In the best conversations, people collaborate and offer themselves in service of the conversation rather than just to prove a point. One person will stand in for another when he falters or goes searching his pockets for the right word but comes up empty-handed.
Bona fide dialogue can only be described as a spiritual ascent (i.e. invoking images from Plato’s Republic and Symposium). True conversation is always a conversion, or metanoia (μετάνοια, meta– “beyond,” “above” + nous “mind”), of a certain kind. I might begin to describe one element of the conditions that are necessary for such conversation by suggesting that to enact them demands the mutual willingness of both parties to sacrifice personal standpoint for the sake of understanding. This establishes the conversation under the standard or philia through the shared orientation toward Sophia and it brings forth the matrix in which participation in the Logos is most eminently possible. It was an astonishing synchronicity to observe John Vervaeke in dialogue with Jordan Peterson pursue precisely this issue, only a few days ago. As Plato says, “whithersoever the wind, as it were, of the logos blows, there lies our course” (Republic III: 394d 9–10). As some may know, Dr Vervaeke was the external committee member (i.e. outside of my institution, CIIS) for my dissertation committee. Returning to the image introduced above, I imagine it as the creation of a sort of temple—a sacred space that can host the Logos just as Mary received the Spirit of God. I have had the thought “this is the New Communion because we are partaking in the mystical body of Christ.” Hence, “wherever two or more are gathered in my name, there am I in their midst,” as Jesus says (Matt. 18:20).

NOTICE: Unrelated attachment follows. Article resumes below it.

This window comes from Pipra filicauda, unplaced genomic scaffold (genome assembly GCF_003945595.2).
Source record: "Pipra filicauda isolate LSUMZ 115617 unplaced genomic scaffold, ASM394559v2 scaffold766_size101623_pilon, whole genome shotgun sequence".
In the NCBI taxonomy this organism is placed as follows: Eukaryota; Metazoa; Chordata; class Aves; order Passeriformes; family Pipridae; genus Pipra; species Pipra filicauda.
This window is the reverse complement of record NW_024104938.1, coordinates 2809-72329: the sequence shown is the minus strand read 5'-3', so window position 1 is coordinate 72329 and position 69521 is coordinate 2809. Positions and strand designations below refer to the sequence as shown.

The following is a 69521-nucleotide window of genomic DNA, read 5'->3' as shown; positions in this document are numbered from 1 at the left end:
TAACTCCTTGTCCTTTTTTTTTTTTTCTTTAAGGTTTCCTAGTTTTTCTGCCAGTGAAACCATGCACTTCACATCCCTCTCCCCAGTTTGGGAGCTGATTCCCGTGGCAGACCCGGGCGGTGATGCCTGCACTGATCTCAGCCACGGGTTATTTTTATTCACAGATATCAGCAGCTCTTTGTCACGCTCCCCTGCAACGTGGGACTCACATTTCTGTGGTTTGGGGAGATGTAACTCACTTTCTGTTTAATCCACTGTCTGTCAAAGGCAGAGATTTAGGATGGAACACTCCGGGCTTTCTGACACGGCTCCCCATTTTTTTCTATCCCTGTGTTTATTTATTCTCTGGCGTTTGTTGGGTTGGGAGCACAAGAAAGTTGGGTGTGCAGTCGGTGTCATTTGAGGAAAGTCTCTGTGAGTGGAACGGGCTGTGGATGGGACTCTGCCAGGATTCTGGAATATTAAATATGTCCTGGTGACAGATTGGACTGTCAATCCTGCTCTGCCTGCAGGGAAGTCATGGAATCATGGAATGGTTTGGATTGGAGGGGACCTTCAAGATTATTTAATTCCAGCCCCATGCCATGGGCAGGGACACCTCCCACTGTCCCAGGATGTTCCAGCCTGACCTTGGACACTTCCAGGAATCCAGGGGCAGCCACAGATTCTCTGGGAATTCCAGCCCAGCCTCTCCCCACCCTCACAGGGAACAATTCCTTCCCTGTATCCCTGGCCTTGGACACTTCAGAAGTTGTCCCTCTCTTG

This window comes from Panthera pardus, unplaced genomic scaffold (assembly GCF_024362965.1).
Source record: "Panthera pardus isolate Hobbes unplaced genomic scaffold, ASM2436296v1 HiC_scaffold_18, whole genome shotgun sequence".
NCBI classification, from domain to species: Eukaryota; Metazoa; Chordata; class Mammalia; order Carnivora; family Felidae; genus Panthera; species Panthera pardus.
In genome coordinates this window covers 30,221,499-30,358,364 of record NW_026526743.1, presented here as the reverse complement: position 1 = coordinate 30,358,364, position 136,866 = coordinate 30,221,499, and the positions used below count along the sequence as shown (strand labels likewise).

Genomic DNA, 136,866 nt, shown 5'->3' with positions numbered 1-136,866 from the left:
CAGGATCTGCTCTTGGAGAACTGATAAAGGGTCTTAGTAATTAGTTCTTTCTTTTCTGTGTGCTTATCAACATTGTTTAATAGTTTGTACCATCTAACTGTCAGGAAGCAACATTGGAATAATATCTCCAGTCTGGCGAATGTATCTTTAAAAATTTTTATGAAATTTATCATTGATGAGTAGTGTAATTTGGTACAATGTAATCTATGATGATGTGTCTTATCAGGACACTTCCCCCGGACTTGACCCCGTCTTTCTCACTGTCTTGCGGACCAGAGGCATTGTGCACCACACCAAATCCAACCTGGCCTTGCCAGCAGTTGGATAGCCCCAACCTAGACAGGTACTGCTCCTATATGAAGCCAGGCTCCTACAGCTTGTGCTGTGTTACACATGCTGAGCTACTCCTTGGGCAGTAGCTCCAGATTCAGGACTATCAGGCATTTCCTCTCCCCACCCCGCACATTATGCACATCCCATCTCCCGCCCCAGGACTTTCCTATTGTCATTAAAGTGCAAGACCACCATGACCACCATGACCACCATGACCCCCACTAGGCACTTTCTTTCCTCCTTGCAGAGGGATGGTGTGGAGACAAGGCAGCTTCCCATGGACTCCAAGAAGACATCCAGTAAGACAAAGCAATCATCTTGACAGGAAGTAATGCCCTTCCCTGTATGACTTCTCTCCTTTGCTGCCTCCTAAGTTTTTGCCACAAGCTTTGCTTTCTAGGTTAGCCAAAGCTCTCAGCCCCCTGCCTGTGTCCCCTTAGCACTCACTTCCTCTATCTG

It seems that this is the only resolution to the “post-truth” phenomenon and the only deliverance from the fugue of the meaning crisis. Namely, to relinquish the theories of truth as coherence or correspondence and so on and to see truth rather as a verb and an activity—like “balance” or “life.” It is a state we can enter: as we can be “in love,” so we can attempt to dwell “in truth.” I take this to be a participation in Christ, who is the Logos (John 1:1) and “the way, the truth, and the life” (14:6) To express certain spiritual truths seems to be impossible without recourse to religious language and for this reason, it is a pity that it often seems necessary to attempt to forgo it in many contexts. I bore personal antipathy towards Christianity until I was 27 or so and so I understand the aversion that many people feel, but I also know from experience that it is possible to overcome it.